Recollection exhibition at McLanahan Gallery, Penn State Altoona, 2018

I make small-scale, square, colorful paintings. My imagery is rooted in observation. I like to call attention to the commonplace and the local. There’s the external world—and then there’s me. My paintings are the intersection of the two. In that respect, they are intimate and personal; perhaps they’re narrative.

I choose to paint ordinary situations and particular places by manipulating color, shape, and composition in such a way that the possibility of multiple interpretations engages a viewer and invites close investigation.

The way I paint is driven by my interest in abstraction as economy of expression, and by my fascination with the dual role that color can play both as content and as structure in a painting. I use color to create space.
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My ongoing project—Recollection—is composed of sets of paintings made in various places; serially they’ve become an evolving visual record. I’ve completed 131 paintings to date, with the intent to grow the series into an aggregate composed of many more small-scale paintings that, when installed as a whole, assumes a monumental scale and, at the same time, invites intimate interaction.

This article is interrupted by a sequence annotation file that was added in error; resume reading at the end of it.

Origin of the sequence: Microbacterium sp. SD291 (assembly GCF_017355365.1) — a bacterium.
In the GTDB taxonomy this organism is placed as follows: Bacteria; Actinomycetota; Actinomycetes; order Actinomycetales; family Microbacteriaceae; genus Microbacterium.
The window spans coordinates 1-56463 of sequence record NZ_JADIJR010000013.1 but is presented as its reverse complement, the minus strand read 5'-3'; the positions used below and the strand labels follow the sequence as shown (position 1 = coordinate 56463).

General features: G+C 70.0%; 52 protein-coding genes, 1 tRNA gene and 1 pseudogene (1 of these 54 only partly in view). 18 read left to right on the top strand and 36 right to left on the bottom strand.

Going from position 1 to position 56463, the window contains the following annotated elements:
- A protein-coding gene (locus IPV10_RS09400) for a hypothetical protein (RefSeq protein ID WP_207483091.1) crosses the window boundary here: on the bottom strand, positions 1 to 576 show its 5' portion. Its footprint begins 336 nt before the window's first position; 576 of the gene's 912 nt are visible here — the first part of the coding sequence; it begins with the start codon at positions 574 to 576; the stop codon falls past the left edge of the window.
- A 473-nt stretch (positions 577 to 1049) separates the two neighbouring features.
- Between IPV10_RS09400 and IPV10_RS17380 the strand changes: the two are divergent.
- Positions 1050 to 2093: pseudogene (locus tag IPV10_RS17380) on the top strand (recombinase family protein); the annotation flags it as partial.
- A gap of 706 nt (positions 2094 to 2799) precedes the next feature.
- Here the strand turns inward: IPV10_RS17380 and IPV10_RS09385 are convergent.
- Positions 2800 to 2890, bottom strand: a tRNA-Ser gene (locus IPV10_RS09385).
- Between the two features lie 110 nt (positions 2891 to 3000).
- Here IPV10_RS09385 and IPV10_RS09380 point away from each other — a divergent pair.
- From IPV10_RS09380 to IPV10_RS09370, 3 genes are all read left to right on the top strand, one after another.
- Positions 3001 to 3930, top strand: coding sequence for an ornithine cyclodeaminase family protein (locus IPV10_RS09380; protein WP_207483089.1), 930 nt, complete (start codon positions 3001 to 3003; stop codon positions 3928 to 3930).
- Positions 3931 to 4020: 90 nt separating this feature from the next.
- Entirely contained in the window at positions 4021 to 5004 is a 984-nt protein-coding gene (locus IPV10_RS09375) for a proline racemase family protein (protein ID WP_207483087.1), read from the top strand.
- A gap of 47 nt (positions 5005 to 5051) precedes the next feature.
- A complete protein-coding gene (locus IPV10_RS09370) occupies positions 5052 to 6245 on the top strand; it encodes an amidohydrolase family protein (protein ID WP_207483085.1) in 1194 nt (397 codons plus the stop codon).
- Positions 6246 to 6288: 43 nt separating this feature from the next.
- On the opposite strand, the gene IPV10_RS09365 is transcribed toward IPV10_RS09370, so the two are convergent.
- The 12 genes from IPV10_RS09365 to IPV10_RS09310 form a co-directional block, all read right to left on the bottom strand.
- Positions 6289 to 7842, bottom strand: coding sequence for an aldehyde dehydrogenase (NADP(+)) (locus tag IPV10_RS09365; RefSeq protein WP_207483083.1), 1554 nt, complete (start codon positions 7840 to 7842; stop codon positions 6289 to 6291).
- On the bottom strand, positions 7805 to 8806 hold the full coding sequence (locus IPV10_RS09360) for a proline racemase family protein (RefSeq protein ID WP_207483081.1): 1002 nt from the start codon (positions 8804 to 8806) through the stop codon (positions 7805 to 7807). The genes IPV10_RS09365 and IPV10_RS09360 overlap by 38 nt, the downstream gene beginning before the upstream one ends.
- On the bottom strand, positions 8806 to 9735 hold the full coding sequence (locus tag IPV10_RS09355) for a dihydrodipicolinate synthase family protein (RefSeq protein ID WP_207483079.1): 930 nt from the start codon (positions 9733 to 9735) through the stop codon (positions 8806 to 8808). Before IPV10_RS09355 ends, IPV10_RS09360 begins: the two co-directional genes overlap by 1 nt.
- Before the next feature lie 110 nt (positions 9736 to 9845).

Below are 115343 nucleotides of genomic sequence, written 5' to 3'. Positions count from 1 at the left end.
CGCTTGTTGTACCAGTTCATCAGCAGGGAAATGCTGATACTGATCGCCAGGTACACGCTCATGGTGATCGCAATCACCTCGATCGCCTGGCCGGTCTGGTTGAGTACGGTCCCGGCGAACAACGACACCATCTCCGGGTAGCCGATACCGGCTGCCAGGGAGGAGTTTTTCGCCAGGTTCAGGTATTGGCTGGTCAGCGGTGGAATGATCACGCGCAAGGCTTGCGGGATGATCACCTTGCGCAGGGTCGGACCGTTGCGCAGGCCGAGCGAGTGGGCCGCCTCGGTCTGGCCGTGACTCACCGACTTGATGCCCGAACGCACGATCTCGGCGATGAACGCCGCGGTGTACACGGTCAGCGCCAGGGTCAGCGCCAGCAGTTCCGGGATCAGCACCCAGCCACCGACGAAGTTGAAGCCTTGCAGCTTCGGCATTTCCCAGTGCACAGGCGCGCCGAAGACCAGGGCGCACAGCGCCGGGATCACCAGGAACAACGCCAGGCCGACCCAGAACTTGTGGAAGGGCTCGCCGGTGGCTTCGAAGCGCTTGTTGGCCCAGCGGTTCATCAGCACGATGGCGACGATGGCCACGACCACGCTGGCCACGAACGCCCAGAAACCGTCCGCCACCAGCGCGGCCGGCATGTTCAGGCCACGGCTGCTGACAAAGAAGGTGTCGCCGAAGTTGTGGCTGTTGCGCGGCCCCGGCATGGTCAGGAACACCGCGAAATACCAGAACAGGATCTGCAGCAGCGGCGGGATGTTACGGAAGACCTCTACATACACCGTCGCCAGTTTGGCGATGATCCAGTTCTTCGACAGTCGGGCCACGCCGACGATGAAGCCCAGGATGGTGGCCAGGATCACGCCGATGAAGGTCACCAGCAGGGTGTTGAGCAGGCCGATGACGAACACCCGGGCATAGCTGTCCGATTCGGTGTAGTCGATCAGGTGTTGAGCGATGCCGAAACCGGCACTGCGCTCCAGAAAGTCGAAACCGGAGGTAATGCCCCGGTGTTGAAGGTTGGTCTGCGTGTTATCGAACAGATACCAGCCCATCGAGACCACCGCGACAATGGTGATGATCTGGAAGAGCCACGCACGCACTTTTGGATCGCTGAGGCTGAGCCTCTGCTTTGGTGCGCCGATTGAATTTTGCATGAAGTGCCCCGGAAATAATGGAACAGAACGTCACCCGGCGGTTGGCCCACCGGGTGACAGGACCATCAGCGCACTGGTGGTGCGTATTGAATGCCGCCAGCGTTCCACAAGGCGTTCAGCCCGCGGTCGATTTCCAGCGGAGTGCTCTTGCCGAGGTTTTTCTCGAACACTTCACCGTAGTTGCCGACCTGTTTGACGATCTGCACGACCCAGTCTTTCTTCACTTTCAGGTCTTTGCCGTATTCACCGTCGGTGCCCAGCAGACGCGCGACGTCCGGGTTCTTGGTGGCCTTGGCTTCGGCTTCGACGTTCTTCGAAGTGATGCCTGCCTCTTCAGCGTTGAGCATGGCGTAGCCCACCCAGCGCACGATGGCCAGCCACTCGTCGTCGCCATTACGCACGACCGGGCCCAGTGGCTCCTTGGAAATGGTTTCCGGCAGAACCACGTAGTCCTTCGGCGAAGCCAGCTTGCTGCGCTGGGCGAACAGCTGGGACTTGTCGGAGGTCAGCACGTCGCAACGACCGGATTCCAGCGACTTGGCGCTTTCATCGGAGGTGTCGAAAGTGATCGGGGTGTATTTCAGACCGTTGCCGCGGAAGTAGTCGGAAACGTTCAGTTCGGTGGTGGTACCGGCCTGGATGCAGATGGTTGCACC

“The works in the ‘Recollection’ series are untitled (except by number and place-name), and the associations that we might make with their origin offer us the pleasure of inventing titles of our own. Leaving that effort to the viewer, Barbara Marks signals her commitment to the independence of her paintings from a fixed interpretation—in favor of a continuum of meaning.”  —Rebecca Allan, [excerpt from Painting(s) from Recollection catalogue essay]

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Very recently I’ve been making woven compositions—aka potholders—using a metal loom and mass-produced cotton loops. I like working with limitations—the “stock” colors of the loops … and with math—how many unique colors … quantity of loops per color … the number of hooks on a loom’s axes (18 or 27) … And I like thinking in 3s, 5s, 6s, 7s, 9s, and so on. It becomes an obsession.

My drawings inform my paintings inform my drawings inform my weavings. Color is the nexus.